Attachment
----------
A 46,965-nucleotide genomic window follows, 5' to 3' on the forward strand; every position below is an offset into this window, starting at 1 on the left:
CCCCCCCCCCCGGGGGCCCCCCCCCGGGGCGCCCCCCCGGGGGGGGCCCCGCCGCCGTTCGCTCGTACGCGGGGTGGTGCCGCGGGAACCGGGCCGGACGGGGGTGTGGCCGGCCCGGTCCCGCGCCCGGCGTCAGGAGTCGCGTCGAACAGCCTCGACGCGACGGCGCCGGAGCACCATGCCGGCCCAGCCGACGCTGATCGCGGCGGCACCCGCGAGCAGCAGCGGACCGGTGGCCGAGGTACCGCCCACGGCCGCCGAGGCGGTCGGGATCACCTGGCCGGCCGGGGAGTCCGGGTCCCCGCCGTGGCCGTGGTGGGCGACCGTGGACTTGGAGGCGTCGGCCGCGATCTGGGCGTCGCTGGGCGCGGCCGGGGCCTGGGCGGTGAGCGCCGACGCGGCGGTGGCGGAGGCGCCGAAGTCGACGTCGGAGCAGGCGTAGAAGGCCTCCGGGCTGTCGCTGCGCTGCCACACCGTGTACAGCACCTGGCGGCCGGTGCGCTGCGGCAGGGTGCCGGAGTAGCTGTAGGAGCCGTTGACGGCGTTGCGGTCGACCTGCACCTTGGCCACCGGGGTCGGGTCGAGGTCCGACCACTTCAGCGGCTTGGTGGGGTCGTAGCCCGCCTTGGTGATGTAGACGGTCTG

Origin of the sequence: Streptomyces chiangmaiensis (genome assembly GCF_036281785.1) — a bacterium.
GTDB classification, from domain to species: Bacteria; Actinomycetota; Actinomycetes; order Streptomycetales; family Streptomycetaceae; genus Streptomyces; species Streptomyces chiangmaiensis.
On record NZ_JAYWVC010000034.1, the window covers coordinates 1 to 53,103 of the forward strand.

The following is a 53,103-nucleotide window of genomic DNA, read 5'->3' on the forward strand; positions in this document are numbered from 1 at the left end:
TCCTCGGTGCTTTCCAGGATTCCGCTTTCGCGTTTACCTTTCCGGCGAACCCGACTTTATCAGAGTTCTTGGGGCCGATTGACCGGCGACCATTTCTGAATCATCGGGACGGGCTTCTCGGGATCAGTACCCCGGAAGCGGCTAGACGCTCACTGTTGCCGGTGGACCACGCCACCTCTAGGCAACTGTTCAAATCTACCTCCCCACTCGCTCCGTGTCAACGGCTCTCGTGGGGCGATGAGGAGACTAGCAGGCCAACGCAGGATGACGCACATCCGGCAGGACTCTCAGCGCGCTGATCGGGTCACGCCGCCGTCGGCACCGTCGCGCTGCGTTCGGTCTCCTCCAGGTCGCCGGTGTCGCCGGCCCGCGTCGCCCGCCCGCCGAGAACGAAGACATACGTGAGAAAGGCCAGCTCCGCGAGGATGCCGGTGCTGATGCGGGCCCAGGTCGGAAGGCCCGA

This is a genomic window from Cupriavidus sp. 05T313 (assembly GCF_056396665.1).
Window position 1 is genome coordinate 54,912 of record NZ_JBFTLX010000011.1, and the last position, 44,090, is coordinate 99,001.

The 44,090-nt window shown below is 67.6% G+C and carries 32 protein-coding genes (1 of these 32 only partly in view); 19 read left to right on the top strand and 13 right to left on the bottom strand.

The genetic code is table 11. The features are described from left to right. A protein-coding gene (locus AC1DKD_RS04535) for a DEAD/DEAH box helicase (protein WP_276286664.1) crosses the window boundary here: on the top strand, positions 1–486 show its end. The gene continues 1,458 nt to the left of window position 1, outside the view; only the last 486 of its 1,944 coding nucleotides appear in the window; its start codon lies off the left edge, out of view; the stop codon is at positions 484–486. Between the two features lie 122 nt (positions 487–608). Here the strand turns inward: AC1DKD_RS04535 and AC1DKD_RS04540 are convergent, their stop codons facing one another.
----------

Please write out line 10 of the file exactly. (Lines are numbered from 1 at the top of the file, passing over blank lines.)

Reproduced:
The 44,090-nt window shown below is 67.6% G+C and carries 32 protein-coding genes (1 of these 32 only partly in view); 19 read left to right on the top strand and 13 right to left on the bottom strand.